Conversely, Obama’s comment about the Palestinian leadership made them out to be heroic figures seeking peace: “while I know you have had differences with the Palestinian Authority, I genuinely believe that you do have a true partner in President Abbas and Prime Minister Fayyad. (Applause.) I believe that. And they have a track record to prove it. Over the last few years, they have built institutions and maintained security on the West Bank in ways that few could have imagined just a few years ago. So many Palestinians — including young people — have rejected violence as a means of achieving their aspirations.” Wars from Gaza in 2008 and 2012? Obama skipped those. The slaughter of the Fogel family in their beds in 2011? Abbas’ meeting in January 2013 to bring the terrorist group Hamas into the ruling government seemed to not be significant to mention. Or, more likely, a track record which Obama knew to be highly problematic.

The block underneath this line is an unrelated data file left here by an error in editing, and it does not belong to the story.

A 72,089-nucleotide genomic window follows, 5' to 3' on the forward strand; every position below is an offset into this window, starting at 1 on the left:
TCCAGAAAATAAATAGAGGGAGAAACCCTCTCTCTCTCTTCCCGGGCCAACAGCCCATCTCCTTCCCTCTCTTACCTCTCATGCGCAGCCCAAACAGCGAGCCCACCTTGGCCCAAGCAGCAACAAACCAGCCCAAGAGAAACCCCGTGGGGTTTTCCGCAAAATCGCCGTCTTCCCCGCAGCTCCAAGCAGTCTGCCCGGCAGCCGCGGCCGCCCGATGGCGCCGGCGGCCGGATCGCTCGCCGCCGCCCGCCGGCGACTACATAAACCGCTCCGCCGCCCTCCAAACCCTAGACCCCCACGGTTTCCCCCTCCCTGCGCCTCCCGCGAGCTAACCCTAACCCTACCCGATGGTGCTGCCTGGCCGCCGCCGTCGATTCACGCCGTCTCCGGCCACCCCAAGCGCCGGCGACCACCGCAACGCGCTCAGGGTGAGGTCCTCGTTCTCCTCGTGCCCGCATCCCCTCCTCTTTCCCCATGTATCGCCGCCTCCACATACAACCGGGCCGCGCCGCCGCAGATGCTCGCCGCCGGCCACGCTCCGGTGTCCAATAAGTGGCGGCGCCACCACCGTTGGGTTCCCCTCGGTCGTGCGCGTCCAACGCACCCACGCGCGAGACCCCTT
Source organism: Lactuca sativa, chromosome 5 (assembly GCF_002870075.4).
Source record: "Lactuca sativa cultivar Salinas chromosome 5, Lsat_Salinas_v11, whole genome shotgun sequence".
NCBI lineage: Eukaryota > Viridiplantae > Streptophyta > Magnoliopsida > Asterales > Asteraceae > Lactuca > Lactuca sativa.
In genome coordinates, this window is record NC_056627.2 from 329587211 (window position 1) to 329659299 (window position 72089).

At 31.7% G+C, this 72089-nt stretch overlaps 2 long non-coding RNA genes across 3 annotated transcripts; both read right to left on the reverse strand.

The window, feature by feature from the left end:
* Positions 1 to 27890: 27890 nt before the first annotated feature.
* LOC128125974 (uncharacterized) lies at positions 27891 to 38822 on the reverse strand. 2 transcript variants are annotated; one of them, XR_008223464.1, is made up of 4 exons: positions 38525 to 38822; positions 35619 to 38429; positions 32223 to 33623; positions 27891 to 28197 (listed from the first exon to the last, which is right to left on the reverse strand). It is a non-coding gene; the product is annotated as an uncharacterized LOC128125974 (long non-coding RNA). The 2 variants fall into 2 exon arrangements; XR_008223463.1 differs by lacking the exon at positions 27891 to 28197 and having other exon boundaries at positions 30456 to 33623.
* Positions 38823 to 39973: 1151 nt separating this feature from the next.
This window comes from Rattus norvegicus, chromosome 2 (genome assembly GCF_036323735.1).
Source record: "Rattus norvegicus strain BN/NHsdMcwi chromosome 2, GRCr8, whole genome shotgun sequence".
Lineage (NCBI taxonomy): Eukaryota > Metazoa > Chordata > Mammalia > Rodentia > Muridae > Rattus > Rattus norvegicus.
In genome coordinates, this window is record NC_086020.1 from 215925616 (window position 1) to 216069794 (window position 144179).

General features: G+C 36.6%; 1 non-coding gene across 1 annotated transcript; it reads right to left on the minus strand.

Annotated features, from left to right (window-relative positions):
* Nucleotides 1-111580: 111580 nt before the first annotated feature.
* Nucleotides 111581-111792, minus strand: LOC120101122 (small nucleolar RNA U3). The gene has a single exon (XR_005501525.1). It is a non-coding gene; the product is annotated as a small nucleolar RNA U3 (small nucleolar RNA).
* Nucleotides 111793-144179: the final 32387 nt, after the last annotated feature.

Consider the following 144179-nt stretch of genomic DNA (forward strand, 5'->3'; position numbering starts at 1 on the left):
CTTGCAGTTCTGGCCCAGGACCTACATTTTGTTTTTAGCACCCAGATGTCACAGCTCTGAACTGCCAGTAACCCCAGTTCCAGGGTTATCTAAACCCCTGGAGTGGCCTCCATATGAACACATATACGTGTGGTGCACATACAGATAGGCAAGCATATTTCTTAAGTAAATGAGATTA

Obama called for the Israeli youth to change their leadership to one more willing to make sacrifices for peace rather than for security: “Now, only you can determine what kind of democracy you will have. But remember that as you make these decisions, you will define not simply the future of your relationship with the Palestinians — you will define the future of Israel as well.”
Obama bypassed the Israeli leadership he loathed and whom he felt would not fulfill his vision for a peaceful settlement, and talked to the Israeli public – which had democratically elected that Israeli leadership – in the belief that his speech could influence the Israeli public and elections.
Obama’s efforts were all for naught. Netanyahu won elections in 2013 and 2015. Syria’s Bashar al-Assad still rules in Syria after slaughtering over half a million of his own people. Iran’s nuclear weapons infrastructure remains completely intact. The Palestinians continued to intensify their wars against Israel in 2014 and 2015, while Mahmoud Abbas gave speeches about Jews and Zionists which would have make Adolf Hitler blush.